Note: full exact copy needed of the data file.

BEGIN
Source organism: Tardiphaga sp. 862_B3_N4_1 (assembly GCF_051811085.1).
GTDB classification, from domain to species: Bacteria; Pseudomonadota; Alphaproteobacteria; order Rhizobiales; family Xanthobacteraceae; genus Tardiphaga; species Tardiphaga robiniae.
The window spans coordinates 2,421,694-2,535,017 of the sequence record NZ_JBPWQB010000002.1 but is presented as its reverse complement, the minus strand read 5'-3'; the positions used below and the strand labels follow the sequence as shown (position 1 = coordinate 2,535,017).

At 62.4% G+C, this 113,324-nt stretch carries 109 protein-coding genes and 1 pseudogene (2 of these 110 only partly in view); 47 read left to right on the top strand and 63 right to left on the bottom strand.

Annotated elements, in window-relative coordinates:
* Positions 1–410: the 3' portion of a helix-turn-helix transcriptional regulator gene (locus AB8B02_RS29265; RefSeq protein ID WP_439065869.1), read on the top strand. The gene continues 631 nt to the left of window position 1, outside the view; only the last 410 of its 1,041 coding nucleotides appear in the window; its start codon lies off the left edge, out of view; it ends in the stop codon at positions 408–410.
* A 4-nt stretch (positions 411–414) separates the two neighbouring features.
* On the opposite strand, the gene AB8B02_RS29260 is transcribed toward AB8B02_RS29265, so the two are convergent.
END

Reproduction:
Source organism: Tardiphaga sp. 862_B3_N4_1 (assembly GCF_051811085.1).
GTDB classification, from domain to species: Bacteria; Pseudomonadota; Alphaproteobacteria; order Rhizobiales; family Xanthobacteraceae; genus Tardiphaga; species Tardiphaga robiniae.
The window spans coordinates 2,421,694-2,535,017 of the sequence record NZ_JBPWQB010000002.1 but is presented as its reverse complement, the minus strand read 5'-3'; the positions used below and the strand labels follow the sequence as shown (position 1 = coordinate 2,535,017).

At 62.4% G+C, this 113,324-nt stretch carries 109 protein-coding genes and 1 pseudogene (2 of these 110 only partly in view); 47 read left to right on the top strand and 63 right to left on the bottom strand.

Annotated elements, in window-relative coordinates:
* Positions 1–410: the 3' portion of a helix-turn-helix transcriptional regulator gene (locus AB8B02_RS29265; RefSeq protein ID WP_439065869.1), read on the top strand. The gene continues 631 nt to the left of window position 1, outside the view; only the last 410 of its 1,041 coding nucleotides appear in the window; its start codon lies off the left edge, out of view; it ends in the stop codon at positions 408–410.
* A 4-nt stretch (positions 411–414) separates the two neighbouring features.
* On the opposite strand, the gene AB8B02_RS29260 is transcribed toward AB8B02_RS29265, so the two are convergent.